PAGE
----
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"Mr." Dobbs, Emory's oldest residence hall, reaches the century mark in good hands

September 26, 2017

By S.A. Reid, Contributing Writer, Emory Campus Life

As its 100th anniversary celebration continues, Dobbs Hall has a lot for which to be thankful. Topping the list is a university that has supported the residence hall’s century-old existence, an adoring family of current and former residents, and – last but not least – its caretaker of late, Andrew “Andy” Allen.

During the past three years, Allen and the oldest residence hall on campus have forged as close a friendship as possible between a building and its caretaker.

“I kind of see it like an old gentleman,” said Allen, a senior building maintenance mechanic in Campus Services who is pleased that the building he affectionately calls “Mr. Dobbs” is receiving recognition for its longevity. “He’s looking frail and needs extra care and tenderness. [He’s] 100 years old now and has quite a lot of issues on a daily basis that I have to try to take care of.”

The building and its caretaker first connected when Allen was assigned to maintain Dobbs and Raoul halls, the latter of which is the newest dorm on the main campus. He and the building have since bonded over the physical plant challenges that come with old age.


Andy Allen, Campus Services senior building mechanic, brings affection as well as expertise to the task of maintaining the century-old residence hall that he refers to respectfully as “Mr. Dobbs.” (Photo credit: Tina Change, Campus Life)

“Everyone associates Andy with the building,” said Leo Ragazzo. “Whenever Dobbs needed attention, as all facilities do, Andy’s been the one to handle it.” Ragazzo is the former Dobbs residence hall director for the Office of Residence Life, a unit of Campus Life.

Care of the university’s more than 20 residential facilities reflects one of many partnerships between Campus Life and Campus Services, with the former managing and the latter maintaining the buildings. 

Allen takes great pride in helping to make Dobbs as hospitable as possible for students who live, study, and play there. And his love and respect for Dobbs and its residents has no limits. That includes successfully advocating for ground-floor replacement windows, improved air conditioning for its common areas, and other upgrades.

It also extends to hyping the building’s special character and history to new residents disappointed with its small rooms, dearth of modern amenities, and maintenance issues.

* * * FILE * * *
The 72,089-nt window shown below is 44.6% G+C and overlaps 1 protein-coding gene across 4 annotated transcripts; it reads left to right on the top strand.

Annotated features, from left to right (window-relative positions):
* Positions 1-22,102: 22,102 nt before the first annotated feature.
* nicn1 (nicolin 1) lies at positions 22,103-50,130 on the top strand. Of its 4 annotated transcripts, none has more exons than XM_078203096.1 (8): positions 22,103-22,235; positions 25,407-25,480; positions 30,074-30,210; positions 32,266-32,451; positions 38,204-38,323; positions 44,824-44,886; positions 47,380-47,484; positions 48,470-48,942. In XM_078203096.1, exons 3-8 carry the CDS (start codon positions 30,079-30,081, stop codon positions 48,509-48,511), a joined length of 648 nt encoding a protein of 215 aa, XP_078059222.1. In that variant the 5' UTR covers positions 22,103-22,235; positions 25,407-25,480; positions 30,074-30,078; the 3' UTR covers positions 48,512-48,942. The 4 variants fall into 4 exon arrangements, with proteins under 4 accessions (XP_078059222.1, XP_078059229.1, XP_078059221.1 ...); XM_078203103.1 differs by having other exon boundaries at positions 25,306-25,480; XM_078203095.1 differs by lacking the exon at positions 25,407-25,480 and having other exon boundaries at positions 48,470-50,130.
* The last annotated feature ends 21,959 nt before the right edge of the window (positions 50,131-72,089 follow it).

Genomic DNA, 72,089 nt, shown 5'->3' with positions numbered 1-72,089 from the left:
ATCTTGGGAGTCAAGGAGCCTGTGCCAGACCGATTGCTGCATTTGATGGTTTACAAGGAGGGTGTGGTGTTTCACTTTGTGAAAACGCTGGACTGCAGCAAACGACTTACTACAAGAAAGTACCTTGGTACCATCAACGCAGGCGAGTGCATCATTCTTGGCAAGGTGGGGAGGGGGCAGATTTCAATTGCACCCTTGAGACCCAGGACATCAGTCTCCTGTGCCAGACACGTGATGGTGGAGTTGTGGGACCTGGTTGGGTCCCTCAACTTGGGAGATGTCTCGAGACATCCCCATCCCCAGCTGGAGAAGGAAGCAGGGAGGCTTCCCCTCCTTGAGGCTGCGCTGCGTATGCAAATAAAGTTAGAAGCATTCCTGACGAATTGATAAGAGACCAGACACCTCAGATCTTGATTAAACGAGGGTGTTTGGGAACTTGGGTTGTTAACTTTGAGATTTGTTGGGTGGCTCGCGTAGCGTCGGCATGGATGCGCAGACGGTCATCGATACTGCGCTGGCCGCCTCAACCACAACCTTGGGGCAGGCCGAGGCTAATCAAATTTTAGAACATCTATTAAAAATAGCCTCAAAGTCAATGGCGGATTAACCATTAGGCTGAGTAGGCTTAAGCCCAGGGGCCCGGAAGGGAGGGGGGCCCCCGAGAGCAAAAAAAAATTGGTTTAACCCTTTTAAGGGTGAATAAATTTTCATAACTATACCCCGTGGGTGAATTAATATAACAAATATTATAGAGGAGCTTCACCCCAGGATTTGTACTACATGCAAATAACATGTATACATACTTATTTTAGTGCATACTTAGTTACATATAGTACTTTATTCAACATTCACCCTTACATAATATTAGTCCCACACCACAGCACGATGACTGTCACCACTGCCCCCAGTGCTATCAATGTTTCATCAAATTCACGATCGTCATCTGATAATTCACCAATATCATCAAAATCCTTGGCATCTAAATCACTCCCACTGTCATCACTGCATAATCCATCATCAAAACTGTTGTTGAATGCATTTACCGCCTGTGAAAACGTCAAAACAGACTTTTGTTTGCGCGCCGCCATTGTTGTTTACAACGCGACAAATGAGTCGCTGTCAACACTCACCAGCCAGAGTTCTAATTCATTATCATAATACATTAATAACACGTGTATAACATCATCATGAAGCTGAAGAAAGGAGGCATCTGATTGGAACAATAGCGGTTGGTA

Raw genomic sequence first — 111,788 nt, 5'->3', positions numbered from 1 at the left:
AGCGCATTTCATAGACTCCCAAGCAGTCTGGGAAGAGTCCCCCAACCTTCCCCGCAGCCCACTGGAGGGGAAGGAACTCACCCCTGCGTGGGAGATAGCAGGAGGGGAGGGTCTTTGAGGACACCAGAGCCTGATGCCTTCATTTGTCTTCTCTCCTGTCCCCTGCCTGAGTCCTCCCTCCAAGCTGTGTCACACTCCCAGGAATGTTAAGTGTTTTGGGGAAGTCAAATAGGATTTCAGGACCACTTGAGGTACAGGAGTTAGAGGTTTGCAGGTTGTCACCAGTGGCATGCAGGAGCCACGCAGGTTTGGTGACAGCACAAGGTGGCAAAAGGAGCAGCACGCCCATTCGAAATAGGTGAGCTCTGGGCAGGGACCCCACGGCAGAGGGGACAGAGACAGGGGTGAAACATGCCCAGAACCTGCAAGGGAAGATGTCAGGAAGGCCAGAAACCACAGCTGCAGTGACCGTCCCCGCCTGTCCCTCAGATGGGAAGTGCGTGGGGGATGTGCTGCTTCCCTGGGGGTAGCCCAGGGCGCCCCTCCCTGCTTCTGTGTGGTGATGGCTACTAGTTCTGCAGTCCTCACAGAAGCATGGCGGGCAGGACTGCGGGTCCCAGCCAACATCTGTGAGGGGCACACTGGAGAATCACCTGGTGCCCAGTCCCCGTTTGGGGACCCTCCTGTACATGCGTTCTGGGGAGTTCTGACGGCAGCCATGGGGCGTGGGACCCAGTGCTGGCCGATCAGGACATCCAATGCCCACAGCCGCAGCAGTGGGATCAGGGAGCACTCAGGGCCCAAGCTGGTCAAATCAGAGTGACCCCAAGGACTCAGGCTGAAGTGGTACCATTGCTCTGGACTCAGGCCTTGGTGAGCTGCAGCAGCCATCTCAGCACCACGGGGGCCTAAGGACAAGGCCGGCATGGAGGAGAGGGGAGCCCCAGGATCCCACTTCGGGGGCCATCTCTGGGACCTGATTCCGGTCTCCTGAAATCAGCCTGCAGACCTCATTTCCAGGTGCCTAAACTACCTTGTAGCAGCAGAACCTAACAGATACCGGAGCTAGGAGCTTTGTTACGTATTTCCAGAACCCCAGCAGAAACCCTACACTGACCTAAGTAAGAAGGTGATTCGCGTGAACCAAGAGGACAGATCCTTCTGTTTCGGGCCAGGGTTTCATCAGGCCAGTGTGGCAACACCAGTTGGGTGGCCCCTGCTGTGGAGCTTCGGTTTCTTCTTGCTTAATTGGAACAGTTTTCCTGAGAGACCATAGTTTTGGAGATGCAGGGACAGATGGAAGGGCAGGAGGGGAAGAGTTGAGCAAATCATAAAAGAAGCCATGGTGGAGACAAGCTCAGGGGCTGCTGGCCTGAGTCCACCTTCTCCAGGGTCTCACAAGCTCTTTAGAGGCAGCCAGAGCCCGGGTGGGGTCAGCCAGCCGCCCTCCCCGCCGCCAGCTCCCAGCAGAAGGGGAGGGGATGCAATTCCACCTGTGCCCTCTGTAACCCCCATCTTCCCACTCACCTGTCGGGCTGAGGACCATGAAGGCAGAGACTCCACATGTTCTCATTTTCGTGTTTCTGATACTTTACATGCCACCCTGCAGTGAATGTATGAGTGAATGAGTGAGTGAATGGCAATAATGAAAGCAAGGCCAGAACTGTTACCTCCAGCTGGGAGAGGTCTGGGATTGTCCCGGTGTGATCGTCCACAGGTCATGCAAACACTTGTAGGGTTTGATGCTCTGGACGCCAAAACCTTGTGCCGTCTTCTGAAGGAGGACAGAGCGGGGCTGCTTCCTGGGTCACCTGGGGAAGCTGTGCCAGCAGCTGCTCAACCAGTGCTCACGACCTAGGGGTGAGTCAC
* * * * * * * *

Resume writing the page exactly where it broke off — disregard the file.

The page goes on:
“Andy, along with the entire maintenance staff, supports students so earnestly behind the scenes,” said Kavya Sundaram, a business major and Dobbs’ community coordinator this academic year. “It takes a lot of hard work to keep a 100-year-old building going, and Andy is behind a lot of that.”

Matthew Heldman, a Dobbs history buff who served as a sophomore advisor last year, expressed similar sentiments.

“Everyone loves Andy!” the junior history major explained. “He advocates for us hard. No matter how busy he is, he’s always able to stop and have conversations with us, check in, and make sure everything is fine.”

Allen takes pride in the relationships he’s forged with many of the students who inhabit “Mr. Dobbs,” getting to know them by name and going the extra mile so that they will feel more comfortable with alerting him to problems they may have with the building, a piece of furniture, or even their own lives.

Living in the aging residence hall with its unique challenges can be a big turnoff, especially for incoming freshmen. The uber-friendly and wisdom-sharing Allen, according to Hope Housman, plays a big role in helping them feel better about their century-old living quarters.

The emotional bond that Allen has developed with Dobbs and its residents reflects his personality. “I’m a very outgoing person,” said the recently engaged father of two adult children. “I’m a people person, so for me it’s not such a great leap.”

Residents, according to Housman, a sophomore advisor at Dobbs this past year and a rising junior, showed their gratitude earlier this year by presenting Allen with a birthday card measuring 3 feet by 4 feet and bearing their signatures.

“He just makes the building a much friendlier place. He’s really such a nice person,” Housman explained. “He has a really cool life story”

Allen has been a building mechanic for 35 years, a career he began after completing polytechnic school in his native Nottingham, England. In 1999, he came to the United States pursuing a woman whom he eventually married. After his wife, Patricia, died in 2011, Allen eventually landed at Emory and is now one of a dozen Campus Services building maintenance mechanics working the main campus.

Michael Lance Brock, who hired Allen nearly four years ago, said he couldn't be more pleased with the job his employee is doing with “Old Man” Dobbs. Allen’s past assignments include the Hamilton Holmes, Alabama, and McTyeire residence halls.

“He takes very good care of [Dobbs],” adds Brock, a facilities supervisor. “He’s one of the best I’ve got.”

Maggie Mang, a recent graduate and former resident advisor, credits Allen with “literally keeping Dobbs standing.”

As Mang puts it, “He might not be recognized for all his hard work and dedication to us and the building, but I hope he knows that each one of us truly appreciates him and is so incredibly thankful for him.” 

Photo credit: Tina Chang, Campus Life Communications